The defection of a high-level North Korean diplomat represents an embarrassment for Kim Jong Un and has exposed the growing pressure on foreign diplomats in Pyongyang to generate revenue for the regime, experts said.
The latest escape, by Ryu Hyun Woo, former North Korean acting ambassador to Kuwait, was revealed this week by a South Korean newspaper. Fears for his family’s future ultimately led Mr. Ryu to defect, risking his life and those of his wife and child, people familiar with the matter said.
Mr. Ryu’s experience has also shown that Pyongyang’s network of nearly 50 foreign embassies struggles to accomplish one essential task: making money.
U.S. sanctions have blocked Kuwait’s financial interactions with Pyongyang and halted the flow of thousands of North Korean workers to the oil-rich Arab state, close contact with Mr. Ryu in Seoul told the Financial Times.
“He struggled to bring hard currency for the North Korean regime and send money back to Pyongyang – there were no workers to check,” said the person, who requested anonymity. .
Washington tightened sanctions in 2017 after series of nuclear weapons tests, cracking down on North Korea financial networks and workers abroad. The United States estimates that the latter brought in 500 million dollars a year. Kuwait was particularly important to the Kim regime, serving as a hub for Gulf workers.
“The sanctions have made it more difficult for North Korean diplomats and foreign trade networks to bring money to their government, especially if they are operating in countries that take compliance seriously,” said Daniel Wertz , expert at the US National Committee on North Korea.
The UN panel of experts that monitored North Korea’s sanctions-circumvention activities last year detailed the North Korean embassy’s involvement in arms deals in Europe and in Africa, the arms trade in Syria and the smuggling of gold and silver between Iran and Dubai. Properties in Germany, Poland, Romania and Bulgaria were also under investigation for illegal commercial use.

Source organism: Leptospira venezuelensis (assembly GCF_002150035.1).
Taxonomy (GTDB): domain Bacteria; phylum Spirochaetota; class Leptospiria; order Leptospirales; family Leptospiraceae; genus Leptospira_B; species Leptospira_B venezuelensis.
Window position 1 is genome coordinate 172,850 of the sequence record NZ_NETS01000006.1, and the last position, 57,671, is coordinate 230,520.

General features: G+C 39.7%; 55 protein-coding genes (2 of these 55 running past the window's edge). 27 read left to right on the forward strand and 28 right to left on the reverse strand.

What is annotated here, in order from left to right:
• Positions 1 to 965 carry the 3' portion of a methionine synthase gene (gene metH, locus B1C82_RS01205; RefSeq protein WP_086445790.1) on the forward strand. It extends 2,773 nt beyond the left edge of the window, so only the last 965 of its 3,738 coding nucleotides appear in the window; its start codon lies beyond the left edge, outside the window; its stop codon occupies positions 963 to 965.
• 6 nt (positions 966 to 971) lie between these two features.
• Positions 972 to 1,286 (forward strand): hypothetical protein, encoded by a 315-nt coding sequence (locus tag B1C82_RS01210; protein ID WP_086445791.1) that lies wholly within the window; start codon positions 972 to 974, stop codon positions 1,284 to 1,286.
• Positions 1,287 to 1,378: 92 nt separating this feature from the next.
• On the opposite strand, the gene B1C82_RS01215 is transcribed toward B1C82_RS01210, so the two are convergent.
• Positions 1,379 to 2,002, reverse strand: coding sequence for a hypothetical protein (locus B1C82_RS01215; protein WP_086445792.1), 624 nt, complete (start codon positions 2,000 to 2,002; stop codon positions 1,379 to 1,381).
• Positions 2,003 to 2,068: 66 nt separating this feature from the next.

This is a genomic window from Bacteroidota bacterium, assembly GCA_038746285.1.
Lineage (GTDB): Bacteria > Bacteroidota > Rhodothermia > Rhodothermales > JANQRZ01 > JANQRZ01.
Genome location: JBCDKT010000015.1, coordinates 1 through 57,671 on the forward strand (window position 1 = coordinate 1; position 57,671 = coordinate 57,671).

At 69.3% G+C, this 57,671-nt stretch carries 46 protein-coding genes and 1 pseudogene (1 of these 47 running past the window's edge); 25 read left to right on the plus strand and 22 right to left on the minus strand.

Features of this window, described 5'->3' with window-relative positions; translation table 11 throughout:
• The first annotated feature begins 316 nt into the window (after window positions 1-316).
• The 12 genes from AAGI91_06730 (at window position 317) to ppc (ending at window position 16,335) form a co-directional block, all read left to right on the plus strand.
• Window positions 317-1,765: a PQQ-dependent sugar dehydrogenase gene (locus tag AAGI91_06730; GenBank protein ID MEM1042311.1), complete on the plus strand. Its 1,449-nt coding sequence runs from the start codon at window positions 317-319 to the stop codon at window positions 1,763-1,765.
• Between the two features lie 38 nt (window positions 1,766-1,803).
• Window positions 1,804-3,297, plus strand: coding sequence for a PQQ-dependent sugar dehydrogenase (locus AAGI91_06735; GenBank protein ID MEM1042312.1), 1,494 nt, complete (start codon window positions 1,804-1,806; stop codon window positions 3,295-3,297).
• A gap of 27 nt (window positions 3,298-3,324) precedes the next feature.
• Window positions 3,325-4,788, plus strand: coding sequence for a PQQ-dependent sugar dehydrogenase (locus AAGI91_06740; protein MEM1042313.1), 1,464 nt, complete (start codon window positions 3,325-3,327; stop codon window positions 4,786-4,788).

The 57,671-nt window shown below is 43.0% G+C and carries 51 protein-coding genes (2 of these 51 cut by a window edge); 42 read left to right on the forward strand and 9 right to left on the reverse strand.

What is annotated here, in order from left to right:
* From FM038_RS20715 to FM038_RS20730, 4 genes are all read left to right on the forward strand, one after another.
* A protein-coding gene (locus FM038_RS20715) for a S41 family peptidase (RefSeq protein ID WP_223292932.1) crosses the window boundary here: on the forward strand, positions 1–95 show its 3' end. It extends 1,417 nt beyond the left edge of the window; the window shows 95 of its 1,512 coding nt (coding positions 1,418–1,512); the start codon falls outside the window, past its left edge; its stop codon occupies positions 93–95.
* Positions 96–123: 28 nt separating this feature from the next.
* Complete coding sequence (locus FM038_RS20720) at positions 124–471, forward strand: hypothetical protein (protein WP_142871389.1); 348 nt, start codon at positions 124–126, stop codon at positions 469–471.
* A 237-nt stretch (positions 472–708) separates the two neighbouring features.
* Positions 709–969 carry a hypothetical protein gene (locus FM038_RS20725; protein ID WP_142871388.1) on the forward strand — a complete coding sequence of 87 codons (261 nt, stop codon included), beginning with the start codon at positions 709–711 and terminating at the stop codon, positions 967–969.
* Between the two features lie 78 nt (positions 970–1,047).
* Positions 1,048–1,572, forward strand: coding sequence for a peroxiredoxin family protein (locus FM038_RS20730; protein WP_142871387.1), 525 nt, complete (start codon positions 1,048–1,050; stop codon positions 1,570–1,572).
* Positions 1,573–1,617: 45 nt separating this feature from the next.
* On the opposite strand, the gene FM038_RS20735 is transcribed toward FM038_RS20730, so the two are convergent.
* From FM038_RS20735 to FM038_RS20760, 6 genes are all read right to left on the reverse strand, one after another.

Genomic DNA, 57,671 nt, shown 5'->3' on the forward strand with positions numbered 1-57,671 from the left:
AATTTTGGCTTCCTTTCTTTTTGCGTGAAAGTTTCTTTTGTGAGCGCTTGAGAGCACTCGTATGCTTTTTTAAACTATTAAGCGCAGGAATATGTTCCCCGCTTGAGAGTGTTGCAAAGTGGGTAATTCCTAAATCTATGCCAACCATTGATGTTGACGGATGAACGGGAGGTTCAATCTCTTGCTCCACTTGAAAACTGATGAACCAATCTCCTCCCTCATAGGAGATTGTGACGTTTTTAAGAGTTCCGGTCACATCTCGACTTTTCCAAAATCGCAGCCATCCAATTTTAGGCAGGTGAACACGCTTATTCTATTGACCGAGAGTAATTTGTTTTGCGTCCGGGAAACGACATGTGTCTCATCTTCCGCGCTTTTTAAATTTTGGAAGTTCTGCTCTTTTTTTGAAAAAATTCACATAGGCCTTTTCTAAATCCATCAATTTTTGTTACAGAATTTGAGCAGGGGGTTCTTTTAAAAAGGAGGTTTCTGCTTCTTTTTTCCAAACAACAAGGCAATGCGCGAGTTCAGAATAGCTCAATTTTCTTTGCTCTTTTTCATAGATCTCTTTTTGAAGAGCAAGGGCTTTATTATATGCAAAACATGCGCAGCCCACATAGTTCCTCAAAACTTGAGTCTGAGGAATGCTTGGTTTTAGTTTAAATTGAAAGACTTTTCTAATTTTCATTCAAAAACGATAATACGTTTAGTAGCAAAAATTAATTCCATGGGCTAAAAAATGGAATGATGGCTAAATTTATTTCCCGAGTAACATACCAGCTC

Go Myong-hyun, a researcher at the Asan Institute for Political Studies, said the threat of further defections was seen as a necessary risk in Pyongyang’s foreign policy.
“If you limit [diplomatic] activities too strict, then basically he will come back to the regime and damage his finances, I don’t think they can afford to do that, ”Mr. Go said.
Mr Wertz added, “Even if it becomes increasingly difficult for these officials to do their jobs, it is likely that a cash-strapped government in Pyongyang will push them to do more.”
Soo Kim, a former CIA analyst now at the Rand Corporation, a think tank, said high-level defections were always an embarrassment for Mr Kim, who stressed self-reliance in the face of escalation economic crisis and further isolation due to the coronavirus pandemic.
“What does he say about the conditions of the country and the ability of a leader to do his job when the elites – who for the most part live in better conditions than the average North Korean citizen – decide to go in search of freedom ? Ms. Kim said.
Andrei Lankov, a North Korean expert from Seoul Kookmin University, said the string of notable defections was not a clear signal of growing dissent among Kim’s senior officials. Although rare, experts believe there are dozens of other senior North Korean officials living in South Korea and the United States. Most of the escapes have not been made public as defectors seek anonymity.
Yet Mr. Ryu’s defection and subsequent interviews with intelligence agencies, may have already helped shed light on Pyongyang’s relations with Kuwait as well as with Syria, where he was previously stationed, and on elite politics thanks to his family connections in Pyongyang.
Now that Mr. Ryu and his family are out of Kim Jong Un’s reach, he hopes his daughter can finally fulfill her dream of becoming a musician, said a person who spoke to him.